Lancashire chairman: The Hundred becoming a T20 tournament 'makes sense'

Andy Anson wants ECB flagship event to 'fall into line' with other T20 competitions around the world

Matt Roller
Matt Roller
Old Trafford under the floodlights during the 2023 Hundred  •  Getty Images

Old Trafford under the floodlights during the 2023 Hundred  •  Getty Images

Lancashire's chairman believes that it would "make absolute sense" for the Hundred to become a T20 competition from 2025, as English cricket continues to debate the tournament's future following top-level discussions over the prospect of opening it up to private investment.
The ECB have been meeting with counties this month to discuss the Hundred's future, following a successful third season for the tournament which saw record ticket sales and viewing figures. The eight teams are owned by the ECB and run by boards comprising county representatives and independent members, but could soon be opened up to private investors.
The Hundred's future is secure for at least five more seasons since it forms a significant part of the ECB's TV rights deal with Sky Sports, which runs until the end of the 2028 season. But the ECB's timeline for potential changes to the competition's ownership structures would see a new model in place ahead of the 2025 edition.
The Daily Telegraph reported last week that the ECB could give host counties equity stakes in their respective teams, and that they will consider adding two new clubs - most likely based in the south-west and the north-east - to create a greater geographical spread.
The Hundred's 100-ball format was hugely controversial at the point of inception, and was devised both to satisfy the desire of the BBC - who are its free-to-air broadcasters - for shorter games and to create a distinction with the Vitality Blast, the counties' T20 tournament which has continued as England's second-tier short-form competition.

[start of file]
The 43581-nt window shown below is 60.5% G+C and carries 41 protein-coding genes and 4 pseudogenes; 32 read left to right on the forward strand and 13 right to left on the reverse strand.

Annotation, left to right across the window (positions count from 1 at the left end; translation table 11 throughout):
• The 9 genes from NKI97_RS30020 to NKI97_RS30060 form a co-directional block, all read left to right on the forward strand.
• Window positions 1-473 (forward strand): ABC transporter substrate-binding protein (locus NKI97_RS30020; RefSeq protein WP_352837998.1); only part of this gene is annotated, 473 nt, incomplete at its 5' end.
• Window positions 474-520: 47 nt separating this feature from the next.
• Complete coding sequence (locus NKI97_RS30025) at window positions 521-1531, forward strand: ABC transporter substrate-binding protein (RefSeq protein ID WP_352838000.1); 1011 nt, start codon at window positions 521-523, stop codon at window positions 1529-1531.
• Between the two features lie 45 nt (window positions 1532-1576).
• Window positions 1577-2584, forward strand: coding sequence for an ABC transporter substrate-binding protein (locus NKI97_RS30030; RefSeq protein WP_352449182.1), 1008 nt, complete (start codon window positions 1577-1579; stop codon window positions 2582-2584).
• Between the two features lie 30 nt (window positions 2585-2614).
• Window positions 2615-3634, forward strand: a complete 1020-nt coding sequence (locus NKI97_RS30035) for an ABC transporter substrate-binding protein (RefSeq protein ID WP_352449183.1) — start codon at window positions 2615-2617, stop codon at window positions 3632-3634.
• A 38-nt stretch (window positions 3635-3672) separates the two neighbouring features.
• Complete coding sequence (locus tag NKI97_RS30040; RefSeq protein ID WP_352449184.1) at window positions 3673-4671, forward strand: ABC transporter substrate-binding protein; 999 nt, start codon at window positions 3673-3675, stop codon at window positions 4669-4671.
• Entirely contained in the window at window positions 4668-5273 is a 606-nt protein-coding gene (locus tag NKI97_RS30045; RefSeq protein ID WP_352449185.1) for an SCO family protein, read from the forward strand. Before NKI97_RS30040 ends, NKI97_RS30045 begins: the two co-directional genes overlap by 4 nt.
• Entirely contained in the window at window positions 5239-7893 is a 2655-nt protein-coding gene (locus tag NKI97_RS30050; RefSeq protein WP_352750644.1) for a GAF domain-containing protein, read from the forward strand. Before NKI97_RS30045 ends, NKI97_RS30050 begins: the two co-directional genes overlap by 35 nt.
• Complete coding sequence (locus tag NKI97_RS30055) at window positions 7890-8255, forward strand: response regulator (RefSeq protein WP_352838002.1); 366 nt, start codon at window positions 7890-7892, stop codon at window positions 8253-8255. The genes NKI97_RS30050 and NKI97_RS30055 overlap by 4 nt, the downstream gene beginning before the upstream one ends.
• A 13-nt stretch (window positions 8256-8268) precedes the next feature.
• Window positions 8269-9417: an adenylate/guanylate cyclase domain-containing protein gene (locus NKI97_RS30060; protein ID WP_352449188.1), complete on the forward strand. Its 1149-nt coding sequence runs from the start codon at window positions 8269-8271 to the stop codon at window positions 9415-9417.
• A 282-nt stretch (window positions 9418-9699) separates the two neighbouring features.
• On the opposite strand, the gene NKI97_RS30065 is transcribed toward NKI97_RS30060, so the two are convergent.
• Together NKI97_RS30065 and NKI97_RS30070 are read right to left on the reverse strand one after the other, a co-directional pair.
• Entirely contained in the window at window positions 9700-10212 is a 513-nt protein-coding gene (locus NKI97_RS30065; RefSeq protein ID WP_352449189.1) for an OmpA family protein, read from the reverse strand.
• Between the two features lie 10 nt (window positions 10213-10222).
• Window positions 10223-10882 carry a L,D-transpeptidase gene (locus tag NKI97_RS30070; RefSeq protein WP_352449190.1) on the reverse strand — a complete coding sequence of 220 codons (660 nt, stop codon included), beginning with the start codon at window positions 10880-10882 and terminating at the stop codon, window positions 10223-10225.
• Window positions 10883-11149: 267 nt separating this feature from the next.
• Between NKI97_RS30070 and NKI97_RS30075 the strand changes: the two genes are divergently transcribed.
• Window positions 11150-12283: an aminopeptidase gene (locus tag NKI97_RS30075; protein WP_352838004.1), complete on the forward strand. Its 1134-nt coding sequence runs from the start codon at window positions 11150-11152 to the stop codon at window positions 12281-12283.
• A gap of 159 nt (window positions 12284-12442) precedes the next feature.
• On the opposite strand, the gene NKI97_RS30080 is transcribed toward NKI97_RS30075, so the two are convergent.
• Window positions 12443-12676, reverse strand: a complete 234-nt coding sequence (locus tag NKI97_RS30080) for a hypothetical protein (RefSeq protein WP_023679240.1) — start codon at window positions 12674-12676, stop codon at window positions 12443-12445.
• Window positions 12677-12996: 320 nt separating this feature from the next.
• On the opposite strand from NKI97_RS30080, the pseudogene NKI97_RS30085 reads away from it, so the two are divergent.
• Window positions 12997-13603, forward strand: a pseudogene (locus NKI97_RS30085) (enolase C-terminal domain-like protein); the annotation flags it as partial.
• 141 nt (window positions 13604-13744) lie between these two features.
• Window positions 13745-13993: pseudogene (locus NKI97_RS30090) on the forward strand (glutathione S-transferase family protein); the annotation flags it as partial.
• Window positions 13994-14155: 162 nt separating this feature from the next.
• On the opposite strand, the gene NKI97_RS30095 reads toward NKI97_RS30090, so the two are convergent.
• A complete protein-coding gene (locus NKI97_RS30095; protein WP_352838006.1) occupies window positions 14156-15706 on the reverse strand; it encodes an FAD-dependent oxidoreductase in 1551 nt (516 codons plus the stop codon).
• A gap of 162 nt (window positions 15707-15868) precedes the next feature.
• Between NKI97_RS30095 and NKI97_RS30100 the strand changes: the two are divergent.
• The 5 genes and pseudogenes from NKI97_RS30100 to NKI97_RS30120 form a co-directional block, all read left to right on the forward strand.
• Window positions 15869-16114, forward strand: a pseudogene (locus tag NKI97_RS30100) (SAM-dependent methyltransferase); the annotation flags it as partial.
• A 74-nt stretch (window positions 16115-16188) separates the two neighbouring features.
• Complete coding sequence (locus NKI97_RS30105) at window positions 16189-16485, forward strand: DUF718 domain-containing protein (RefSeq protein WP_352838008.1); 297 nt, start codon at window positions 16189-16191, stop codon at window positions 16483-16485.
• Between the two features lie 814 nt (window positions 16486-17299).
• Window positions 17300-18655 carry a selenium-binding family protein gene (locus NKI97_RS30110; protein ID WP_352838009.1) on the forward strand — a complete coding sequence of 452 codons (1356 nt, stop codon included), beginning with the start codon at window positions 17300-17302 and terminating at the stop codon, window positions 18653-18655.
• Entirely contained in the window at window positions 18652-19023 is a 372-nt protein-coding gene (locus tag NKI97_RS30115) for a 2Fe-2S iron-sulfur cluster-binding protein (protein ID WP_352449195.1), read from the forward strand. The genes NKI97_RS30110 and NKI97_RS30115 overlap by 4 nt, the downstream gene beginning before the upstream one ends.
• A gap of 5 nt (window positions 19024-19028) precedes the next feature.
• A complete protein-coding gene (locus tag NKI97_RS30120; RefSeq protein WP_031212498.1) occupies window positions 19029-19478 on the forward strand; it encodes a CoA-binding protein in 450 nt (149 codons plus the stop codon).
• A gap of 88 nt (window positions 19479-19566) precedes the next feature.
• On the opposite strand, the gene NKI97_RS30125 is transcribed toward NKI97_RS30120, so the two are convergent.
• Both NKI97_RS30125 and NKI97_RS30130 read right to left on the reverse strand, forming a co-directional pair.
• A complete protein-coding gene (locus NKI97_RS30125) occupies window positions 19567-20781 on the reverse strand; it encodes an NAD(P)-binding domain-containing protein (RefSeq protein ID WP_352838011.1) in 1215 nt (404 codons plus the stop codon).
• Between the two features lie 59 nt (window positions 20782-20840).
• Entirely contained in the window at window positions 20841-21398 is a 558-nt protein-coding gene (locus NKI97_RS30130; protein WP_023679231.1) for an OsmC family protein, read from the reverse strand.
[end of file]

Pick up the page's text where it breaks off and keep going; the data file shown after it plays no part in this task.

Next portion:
The format has largely proved popular with the players and has produced slightly shorter games than the Blast, but has not caught on around the world. Andy Anson, Lancashire's chair, said on Wednesday that the Hundred no longer needs a unique format and should "fall in line" with franchise cricket by shifting to T20.
"It would make absolute sense," Anson told LancsTV, Lancashire's in-house channel. "I think the format was an unnecessary creation. It was there to create a difference between the Blast and the Hundred… I think we are past that now. You won't even need to change the branding of it: it could still be called the Hundred.
"I think it should be T20, just to fall in line with this game that is brilliant. It is the best format of cricket from a global audience perspective. It does generate huge amounts of interest around the world…. I would just fall in line with it, and I do feel, in the meetings I'm in, that there is a sympathy for that attitude and for that change to happen."
The top salary in the men's Hundred was £125,000 in 2023, which represented less money for more work than was on offer to leading overseas players in the inaugural season of Major League Cricket in the United States, where four of the six franchises are backed by IPL owners.
To attract the world's best, Anson believes that the Hundred would require private investment. "If you are going to make the Hundred the second-best tournament after the IPL, you probably need to improve the amount of money going into player wages to get the better players coming in," he said.
"Right now, we've got salary limits that mean the South African league [SA20] is paying more. The Middle Eastern league [ILT20] is certainly going to pay more, and I wouldn't be surprised if the US league [MLC] pays more. And it [the Hundred] will drop down the pecking order, and we can't let that happen actually, from a value perspective."
Bruce Carnegie-Brown, the chair of MCC, who are involved in the running of London Spirit, will consult with members next week to "discuss concepts… and seek a broad consensus" on the club's attitude towards private investment in the Hundred.
"At the moment the way forward is far from certain," Carnegie-Brown - who announced this month he will not stand for re-election at the end of next season - told members in a recent email. "What we do know is that change is coming."
Anson said that Lancashire - who are the sole county involved in running Manchester Originals - will also consult members, and stressed that despite the club's £30 million debt after investment in Emirates Old Trafford, they are "not in any urgent need of capital or cash… the debt is sustainable."
He said: "The opportunity that everyone is discussing is around the Hundred, and if the counties potentially have more ownership of the franchises in the Hundred… we have this discussion at the county chairs and CEOs meeting and I'd say the vast majority would like an injection of capital at some point in the near future."

Matt Roller is an assistant editor at ESPNcricinfo. @mroller98